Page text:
It all started on a Friday morning in October, 4 years ago. A Friends of Algonquin Park Facebook alert came into my feed saying the colours were going to be at peak. I’d not been to Algonquin Park in nearly 25 years.
Feeling inspired and dreaming of the potential photos, I decided to book a car. I rolled out of bed, got my coffee-to-go, and was on the road from Toronto at 5:30am the next morning. Adventure!
Visiting Algonquin Park in the fall is absolutely stunning. It’s actually hard to believe when you first experience it. My first fall drive through the park is burned into mind; one of my most proud Canadian moments.
Having now ventured up multiple times during this season, I’ve come to appreciate that the beauty of the park’s fall colours is not a big secret. Thousands of people visit in a given day! Fall is an extremely busy time to go, but it is worth it!
Here are five tips that have improved my experiences and limited disappointment.
1. Grab a coffee and arrive early.
If you’re planning to go the weekend the colours are peaking, try to arrive by 9:00am. It’s the greatest gift you can give yourself. I can’t stress how important this is!
Doing so generally ensures you’ll have a smooth and faster drive to the park. You won’t have to wait long to get your park permit and you’ll be able to get a number of trails in before the crowds take over.
You may also be fortunate to catch wildlife enjoying their breakfast!
2. Decide your trails in advance.
There are numerous recreational trails to choose from. I usually try to get 1-3 trails in over the day. I’ve done this stress-free because I’ve arrived early. Anything more than that and you’ll be dodging the crowds to get parking, photos and ahead on the trail.
My favourites are Booth’s Rock, Lookout and Centennial Ridges. All have sections with fantastic views and are manageable for anyone who has at least an average level of fitness. Centennial Ridges is much longer and far more challenging, but the ridge views are gorgeous. Shorter trails like Lookout, I would say, are okay for children. But do keep in mind the cliff edges for obvious safety reasons.
3. Drive Safe.
Arriving early ensures a leisurely drive into the park. Once the crowds arrive it’s a different story. Some trails are so popular the road turns into a parking lot.
Every time I’ve gone there’s been a “close call” of some sort. Be it someone running across the road, someone pulling onto the highway without looking, someone driving way too fast or passing on a hill, weekends can be a bit nutty. I’ve always been told it’s less yourself you have to worry about and more the other drivers and that’s rung true for me on fall trips to Algonquin.
With such stunning views to see and so many around enjoying them, ensure you’re being cautious! Take your time, expect afternoon crowds and keep your eyes open!
4. Head out when it gets too busy
My trips to Algonquin have typically lasted from 9am until about 2pm. I tend to find the crowds and roads get really busy by the early afternoon. On my first trip, traffic on Highway 60 was lined up 7km from the West Gate – just to get a permit! So busy!
Leaving the trails when things get crowded offers the opportunity to take in other activities the park has available. Check out the Algonquin Visitor’s Centre (it always has lots going on), get inspired by talented artists exhibiting at the Algonquin Art Centre, take in some history at the Algonquin Logging Museum, or pick up some new gear for winter at Algonquin Outfitters. Huntsville has fun stores in their downtown, as well as fantastic Group of Seven Murals for visitors to enjoy. So much to do!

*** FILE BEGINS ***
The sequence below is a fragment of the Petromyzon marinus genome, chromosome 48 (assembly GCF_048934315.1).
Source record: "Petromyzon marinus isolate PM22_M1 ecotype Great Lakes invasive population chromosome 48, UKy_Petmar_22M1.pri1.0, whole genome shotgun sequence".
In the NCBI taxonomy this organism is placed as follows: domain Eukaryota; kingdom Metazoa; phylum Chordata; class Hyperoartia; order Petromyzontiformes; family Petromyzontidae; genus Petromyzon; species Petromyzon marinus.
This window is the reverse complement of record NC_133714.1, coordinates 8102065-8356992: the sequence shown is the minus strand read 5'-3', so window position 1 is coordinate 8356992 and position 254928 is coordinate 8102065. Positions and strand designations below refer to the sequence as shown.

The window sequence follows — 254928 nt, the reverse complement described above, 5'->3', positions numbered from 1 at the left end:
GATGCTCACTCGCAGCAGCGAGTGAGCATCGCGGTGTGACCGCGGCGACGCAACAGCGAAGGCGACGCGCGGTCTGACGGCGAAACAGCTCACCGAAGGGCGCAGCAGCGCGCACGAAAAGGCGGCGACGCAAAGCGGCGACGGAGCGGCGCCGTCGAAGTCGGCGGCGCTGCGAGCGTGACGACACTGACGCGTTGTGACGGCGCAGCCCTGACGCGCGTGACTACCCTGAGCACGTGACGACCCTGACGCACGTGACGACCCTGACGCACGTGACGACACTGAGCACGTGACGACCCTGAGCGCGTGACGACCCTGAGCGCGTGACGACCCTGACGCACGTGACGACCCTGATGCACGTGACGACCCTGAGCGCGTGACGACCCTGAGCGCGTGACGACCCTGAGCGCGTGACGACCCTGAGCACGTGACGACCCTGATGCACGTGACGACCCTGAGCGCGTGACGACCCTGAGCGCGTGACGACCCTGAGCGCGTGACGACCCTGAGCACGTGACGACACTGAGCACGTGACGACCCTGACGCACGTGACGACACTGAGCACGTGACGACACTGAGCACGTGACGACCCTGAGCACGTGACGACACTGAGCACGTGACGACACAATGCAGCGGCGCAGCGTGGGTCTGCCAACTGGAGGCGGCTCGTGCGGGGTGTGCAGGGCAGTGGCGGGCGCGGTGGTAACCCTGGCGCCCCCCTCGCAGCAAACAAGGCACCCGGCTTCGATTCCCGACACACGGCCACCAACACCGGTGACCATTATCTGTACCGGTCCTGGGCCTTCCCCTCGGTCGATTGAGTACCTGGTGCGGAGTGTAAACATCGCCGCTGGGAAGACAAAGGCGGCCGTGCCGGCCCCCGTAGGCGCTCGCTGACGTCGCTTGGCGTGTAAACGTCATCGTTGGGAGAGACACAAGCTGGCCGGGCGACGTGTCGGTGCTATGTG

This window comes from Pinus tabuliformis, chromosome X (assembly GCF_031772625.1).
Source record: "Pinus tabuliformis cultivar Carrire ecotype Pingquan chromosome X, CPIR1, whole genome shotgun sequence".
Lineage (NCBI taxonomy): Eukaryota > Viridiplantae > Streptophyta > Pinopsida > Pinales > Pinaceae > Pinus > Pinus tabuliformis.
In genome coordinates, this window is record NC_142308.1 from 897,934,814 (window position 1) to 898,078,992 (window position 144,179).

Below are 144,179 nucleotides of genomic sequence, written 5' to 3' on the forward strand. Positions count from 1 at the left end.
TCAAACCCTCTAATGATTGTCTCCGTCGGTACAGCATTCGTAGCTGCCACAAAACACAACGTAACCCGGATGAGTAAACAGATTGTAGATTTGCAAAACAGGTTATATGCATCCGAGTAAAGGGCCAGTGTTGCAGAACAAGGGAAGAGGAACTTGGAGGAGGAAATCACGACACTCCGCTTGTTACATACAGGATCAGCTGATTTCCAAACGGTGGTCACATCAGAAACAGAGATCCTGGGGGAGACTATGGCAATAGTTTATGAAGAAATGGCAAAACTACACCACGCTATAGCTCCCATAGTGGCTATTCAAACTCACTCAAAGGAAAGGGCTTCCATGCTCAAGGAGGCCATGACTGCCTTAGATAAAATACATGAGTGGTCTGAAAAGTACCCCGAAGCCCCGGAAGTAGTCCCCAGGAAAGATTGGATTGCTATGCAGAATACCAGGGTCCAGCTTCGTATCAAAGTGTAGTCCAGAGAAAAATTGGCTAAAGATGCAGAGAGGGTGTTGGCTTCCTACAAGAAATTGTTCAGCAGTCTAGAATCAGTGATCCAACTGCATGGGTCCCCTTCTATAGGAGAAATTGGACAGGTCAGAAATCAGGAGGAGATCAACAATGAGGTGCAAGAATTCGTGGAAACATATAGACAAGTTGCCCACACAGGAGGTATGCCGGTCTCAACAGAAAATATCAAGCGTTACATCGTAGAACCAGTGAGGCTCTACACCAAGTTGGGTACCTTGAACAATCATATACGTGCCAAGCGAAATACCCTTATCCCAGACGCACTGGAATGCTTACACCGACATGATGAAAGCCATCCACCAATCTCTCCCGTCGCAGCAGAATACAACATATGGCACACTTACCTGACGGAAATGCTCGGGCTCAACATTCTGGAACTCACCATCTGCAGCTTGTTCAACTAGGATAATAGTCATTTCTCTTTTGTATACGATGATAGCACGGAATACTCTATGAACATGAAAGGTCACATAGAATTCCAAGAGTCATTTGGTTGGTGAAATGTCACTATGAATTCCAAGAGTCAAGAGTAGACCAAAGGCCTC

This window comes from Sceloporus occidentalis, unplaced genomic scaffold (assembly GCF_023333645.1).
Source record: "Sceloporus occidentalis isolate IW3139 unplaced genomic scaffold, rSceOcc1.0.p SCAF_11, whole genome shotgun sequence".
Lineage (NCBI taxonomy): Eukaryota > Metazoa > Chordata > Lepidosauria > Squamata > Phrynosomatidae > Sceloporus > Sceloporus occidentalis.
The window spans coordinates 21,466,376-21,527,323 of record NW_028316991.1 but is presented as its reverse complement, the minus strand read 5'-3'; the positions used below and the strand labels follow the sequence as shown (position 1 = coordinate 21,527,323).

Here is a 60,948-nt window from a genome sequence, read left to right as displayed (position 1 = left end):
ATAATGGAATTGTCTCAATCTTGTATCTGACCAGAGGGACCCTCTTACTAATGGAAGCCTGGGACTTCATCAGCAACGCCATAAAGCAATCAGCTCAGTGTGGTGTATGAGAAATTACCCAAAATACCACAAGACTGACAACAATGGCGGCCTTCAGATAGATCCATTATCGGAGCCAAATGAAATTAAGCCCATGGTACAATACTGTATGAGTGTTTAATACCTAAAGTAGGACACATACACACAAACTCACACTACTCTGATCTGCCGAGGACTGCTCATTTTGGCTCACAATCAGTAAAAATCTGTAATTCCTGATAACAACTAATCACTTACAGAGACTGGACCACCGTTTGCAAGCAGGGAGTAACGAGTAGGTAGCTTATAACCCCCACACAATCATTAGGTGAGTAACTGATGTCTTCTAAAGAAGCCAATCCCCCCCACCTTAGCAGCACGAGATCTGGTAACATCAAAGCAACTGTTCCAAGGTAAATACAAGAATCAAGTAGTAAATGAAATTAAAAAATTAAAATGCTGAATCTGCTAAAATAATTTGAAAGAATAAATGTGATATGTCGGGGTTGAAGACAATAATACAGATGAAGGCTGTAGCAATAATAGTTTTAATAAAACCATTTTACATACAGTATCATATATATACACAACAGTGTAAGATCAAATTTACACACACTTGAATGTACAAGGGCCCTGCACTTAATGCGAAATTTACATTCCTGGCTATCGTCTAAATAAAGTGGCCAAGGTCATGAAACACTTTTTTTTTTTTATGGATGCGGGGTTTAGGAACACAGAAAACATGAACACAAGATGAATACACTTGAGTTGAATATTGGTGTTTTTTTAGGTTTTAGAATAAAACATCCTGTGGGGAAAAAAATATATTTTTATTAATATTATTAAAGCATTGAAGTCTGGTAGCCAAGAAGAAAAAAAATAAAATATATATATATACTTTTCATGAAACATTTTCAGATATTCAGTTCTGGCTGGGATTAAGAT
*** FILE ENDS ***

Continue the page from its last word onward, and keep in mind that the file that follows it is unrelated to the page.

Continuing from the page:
If you’re a coffee fan and heading back south on Highway 11, you could also visit the Muskoka Roastery Coffee Company. I personally enjoy the Loon Call Breakfast Blend, or the Dark Bear when I need an extra kick start to my day.
5. Consider going mid week.
The last time I went to see the fall colours I told myself I really should plan to come throughout the week and make a mini-vacation out of it.
Algonquin Park’s website has a valuable Fall Colour Report you can track online. Pay attention to it and plan to visit on the shoulders of the “peak”. You’ll still be able to take in gorgeous colours, but minus the crowds, traffic and busy-ness. There are lots of accommodation options in the area to choose from, both inside and outside the park.
Algonquin Park is truly an outdoor jewel of Ontario! Visiting during the fall colour season is something every person in Canada should do. Plan your trip! You’ll be happy you did!
Wild and Found
8 thoughts on “5 Tips for Visiting Algonquin Park During Peak Colour Season.”
Congratulations on your first posting and thanks for practical advice for enjoying Algonquin Parks fall colours. The links are a great help as well! I think I’m going to make a return trip this fall. ;). Look forward to future posts.
Very cool and I’m sure helpful tips!
I have driven through ‘the park’ a hundred times but have never stopped to appreciate the colours but this just might entice me to do so. I look forward to following your travels on the trails and your stunning photos of your adventures. Great work!
Great post! Thanks for sharing! Was that early, mid or late October? I’ll be visiting Canada around October 20th and I’d very much like to go pay a visit to Algonquin Park, but I’m afraid I might be too late for foliage… I’m flying from Spain, so that would definitely be a pity… 🙂
Hey Max! They saw the colours may change early this season, however I plan to go up around the same time. Even after peak it’s still beautiful. I highly recommend it if you’re in the area and able. Keep an eye oon the tracker link I added to the post and you’ll have an idea of where the colours are at. I’ve gone after peak and been perfectly happy! It’ll also be less busy which is a bonus!